Were the World Mine ~ Streaming right now on Prime, this is the only movie I know (off the top of my head) that’s also a gay romance set in high school. However, I wouldn’t call it a comedy. It’s a slightly surreal romantic drama musical.Some consent issues – Shakespeare’s fault. To me, it feels like it owes more to a more cerebral movie like Flirting, than anything else. Bonus glitter… lots of glitter.
Alex Strangelove ~ A charmingly awkward geeky boy who thinks he’s found the love of his life in his lovely high-school girlfriend, begins to questions everything when he meets an adorable boy. This is more about the internal struggle of coming out and hurting the ones you love, than the external exhibition of admitting to queerness, like Love, Simon. Bonus indie music… the good kind. (It’s on netflix.)
The Geography Club ~ Slightly more honest to its book than Love, Simon, this one is more about self discovery and friendship than romance. Inf act it’s isn’t a romance at all. It has a jock focus and since I happen to love American football, I like that part. If you’re warm squishes are about found family rather than first kisses, than this is for you.
After High School
One of the reasons that Love, Simon is so important is that it’s a high school set romantic comedy with gay characters. And I get that, I do. It’s a favorite setting of mine, obviously. But here are some movies that tackle some similar themes in a slightly more adult setting.
Shelter ~ Just post high school this features adorable surfer dudes, familial responsibility, honor, duty, and painful coming out. Bonus points from one of my favorite romance tropes: finding love with the brother of the best friend.
Latter Days ~ One of my favorite all times movies. I features: a repressed Mormon, dramatic indie songs, unfair mistreatment by the ignorant, reformed bad boy, with bonus Tara from Buffy.
The scene when he drops the tray. I mean, come ON. So good.
Big Eden ~ This feels like a real romance. Yes there are quirky characters, but they’re so much more honest than Hollywood usually allows in terms of complexity, appearance, vocabulary, everything. Bonus cooking = love!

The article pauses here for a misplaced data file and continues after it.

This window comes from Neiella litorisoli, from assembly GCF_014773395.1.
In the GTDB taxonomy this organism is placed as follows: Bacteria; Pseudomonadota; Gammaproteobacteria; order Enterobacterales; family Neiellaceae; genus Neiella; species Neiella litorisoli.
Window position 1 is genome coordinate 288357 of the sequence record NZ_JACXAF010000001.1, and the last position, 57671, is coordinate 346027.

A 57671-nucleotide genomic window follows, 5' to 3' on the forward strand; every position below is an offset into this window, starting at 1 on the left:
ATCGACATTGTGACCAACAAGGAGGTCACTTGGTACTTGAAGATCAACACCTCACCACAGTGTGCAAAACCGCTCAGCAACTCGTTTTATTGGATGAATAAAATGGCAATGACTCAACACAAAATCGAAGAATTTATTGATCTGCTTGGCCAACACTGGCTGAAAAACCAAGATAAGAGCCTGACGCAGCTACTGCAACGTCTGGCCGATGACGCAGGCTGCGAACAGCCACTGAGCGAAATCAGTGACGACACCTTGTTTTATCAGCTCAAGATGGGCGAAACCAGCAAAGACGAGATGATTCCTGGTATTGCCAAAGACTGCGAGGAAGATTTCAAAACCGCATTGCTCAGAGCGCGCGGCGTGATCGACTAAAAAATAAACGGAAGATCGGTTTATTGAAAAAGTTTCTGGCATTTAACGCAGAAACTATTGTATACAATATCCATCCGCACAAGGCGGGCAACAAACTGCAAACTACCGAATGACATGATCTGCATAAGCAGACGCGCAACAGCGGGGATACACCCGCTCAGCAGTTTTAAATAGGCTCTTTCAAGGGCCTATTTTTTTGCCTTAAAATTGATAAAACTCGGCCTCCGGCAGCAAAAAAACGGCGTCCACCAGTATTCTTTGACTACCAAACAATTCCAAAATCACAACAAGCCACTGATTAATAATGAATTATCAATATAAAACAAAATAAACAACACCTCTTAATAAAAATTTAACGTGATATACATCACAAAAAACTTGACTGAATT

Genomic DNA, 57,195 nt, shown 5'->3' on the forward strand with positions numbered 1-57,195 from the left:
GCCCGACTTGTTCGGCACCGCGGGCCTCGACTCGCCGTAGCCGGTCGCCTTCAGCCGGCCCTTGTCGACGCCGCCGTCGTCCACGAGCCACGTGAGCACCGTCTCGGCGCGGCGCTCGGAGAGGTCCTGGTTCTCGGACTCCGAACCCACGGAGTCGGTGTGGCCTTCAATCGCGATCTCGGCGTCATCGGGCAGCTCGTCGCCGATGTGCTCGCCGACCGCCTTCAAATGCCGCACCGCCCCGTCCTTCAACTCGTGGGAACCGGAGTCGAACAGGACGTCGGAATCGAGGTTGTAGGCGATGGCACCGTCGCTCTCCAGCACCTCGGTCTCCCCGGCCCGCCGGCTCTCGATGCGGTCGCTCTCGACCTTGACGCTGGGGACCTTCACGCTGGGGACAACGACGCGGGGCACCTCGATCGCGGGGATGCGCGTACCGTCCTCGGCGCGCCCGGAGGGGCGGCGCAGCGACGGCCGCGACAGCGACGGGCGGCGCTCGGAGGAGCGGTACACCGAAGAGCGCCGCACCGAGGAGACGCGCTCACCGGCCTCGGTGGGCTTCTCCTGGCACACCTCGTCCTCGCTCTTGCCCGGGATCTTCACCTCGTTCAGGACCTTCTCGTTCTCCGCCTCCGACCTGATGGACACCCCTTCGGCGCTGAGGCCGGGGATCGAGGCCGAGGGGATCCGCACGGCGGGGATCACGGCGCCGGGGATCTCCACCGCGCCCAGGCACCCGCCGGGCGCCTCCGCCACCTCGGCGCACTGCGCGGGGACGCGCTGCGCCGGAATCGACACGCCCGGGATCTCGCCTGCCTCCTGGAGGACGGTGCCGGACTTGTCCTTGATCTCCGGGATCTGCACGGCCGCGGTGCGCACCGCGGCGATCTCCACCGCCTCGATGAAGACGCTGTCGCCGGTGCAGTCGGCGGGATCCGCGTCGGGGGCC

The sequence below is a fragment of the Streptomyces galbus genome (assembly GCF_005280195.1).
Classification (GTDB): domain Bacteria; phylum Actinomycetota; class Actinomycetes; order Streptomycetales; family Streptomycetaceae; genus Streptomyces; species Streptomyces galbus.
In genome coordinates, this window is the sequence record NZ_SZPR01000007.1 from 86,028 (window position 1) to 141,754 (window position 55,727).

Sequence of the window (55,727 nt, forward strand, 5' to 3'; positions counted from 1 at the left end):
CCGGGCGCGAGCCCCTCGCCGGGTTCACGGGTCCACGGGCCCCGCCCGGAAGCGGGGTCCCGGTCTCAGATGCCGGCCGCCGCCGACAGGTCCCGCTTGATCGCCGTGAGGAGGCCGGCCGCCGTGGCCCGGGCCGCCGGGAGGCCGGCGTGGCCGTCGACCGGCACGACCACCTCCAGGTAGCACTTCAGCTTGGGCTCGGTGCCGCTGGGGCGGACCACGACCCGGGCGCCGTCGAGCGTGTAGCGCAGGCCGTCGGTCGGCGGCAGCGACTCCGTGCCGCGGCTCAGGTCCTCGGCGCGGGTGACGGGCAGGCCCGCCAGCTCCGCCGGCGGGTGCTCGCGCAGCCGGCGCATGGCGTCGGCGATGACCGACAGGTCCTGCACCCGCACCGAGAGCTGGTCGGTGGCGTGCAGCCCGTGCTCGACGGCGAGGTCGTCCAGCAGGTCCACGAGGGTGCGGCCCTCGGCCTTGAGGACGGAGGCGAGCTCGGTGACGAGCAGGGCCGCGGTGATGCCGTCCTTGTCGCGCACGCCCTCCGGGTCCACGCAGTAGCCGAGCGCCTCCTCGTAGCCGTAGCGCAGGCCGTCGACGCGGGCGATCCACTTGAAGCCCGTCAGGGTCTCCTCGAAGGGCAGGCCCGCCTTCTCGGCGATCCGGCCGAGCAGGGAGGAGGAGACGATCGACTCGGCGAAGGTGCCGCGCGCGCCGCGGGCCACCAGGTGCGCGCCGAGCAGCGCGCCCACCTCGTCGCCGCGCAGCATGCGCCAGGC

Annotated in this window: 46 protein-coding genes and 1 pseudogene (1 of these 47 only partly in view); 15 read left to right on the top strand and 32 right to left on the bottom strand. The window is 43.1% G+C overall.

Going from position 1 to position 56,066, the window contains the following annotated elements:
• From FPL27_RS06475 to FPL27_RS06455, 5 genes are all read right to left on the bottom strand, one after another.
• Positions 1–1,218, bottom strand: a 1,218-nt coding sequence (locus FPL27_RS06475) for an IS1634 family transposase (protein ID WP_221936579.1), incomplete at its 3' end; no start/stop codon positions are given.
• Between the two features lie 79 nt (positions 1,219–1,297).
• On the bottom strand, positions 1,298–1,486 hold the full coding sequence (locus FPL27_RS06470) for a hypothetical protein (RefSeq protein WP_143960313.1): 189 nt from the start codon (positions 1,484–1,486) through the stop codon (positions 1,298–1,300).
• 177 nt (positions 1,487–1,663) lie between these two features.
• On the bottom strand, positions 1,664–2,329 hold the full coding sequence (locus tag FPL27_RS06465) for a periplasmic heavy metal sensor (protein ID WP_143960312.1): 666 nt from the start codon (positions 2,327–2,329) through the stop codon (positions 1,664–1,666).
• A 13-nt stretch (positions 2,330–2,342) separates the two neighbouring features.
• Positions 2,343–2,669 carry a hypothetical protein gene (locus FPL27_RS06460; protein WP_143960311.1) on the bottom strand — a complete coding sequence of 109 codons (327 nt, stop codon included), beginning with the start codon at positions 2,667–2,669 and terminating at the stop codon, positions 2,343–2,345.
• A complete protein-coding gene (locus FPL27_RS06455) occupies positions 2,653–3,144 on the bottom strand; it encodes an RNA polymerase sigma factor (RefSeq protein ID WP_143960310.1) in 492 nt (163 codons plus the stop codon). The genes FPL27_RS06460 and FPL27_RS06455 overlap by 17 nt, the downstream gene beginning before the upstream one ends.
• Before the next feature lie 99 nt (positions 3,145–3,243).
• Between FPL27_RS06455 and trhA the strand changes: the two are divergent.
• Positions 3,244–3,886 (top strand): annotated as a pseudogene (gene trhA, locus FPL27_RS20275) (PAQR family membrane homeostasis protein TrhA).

I have a blog post all about Queer Romantic Comedy Movies that includes these movies plus lesbian and trans romantic comedies. Check it you if you want some ladies in your gay.
Queer in Your Ears
- Top to BOTM Podcast
- Jeff & Will’s Big Gay Fiction Podcast
- The Lesbian Talk Show podcast family
- On the Dresser Podcast (sex workers & sex positivity)
- Breaking the Glass Slipper Podcast (tangential)
- Savage Lovecast (tangential)
Like the book, Simon vs. the Homo Sapiens Agenda?
(Last two not available as ebooks because someone around their production is an idiot.)
My Super Queer Stuff:
- Romancing the Inventor (lesbian)
- Romancing the Werewolf (gay)
- San Andreas Shifters (gay series)
- Competence (lesbian)
More to come!
OUT MAY 13, 2018!
How to Marry a Werewolf (In 10 Easy Steps) ~ A Claw & Courtship Novella by Gail Carriger is now awabile (print, audio & other editions will follow). Featuring a certain white wolf we all love to hate (except those of us weirdos who love to love him). Add this book on Goodreads.
Guilty of an indiscretion? Time to marry a werewolf.
Rejected by her family, Faith crosses the Atlantic, looking for a marriage of convenience and revenge. But things are done differently in London. Werewolves are civilized. At least they pretend to be.
- Competence ~ Custard Protocol Book 3
Out July 17, 2018.
Third in the Custard Protocol series featuring Primrose, Rue, and all their crazy friends. Available to preorder in digital & hardcover!
- The Omega Objection ~ The San Andreas Shifters Book 2
Coming November 2018.
A werewolf walks into a bar and falls in love with a man who has no smell.
Add this book on Goodreads.
GAIL’S DAILY DOSE
Your Moment of Parasol . . .
Your Infusion of Cute . . .
Your Tisane of Smart . . .
Your Writerly Tinctures . . .
Darque Dreamer Reads says :
“Curtsies & Conspiracies offered everything Etiquette & Espionage did. It had humor, whit, ridiculously fun antics, and vivaciously dynamic characters. It also offered plenty of gadgets and gizmos, important lessons on espionage and character assassination, and vivid descriptions of dirigibles and the wonderful world of The Finishing School.”
Quote of the Day: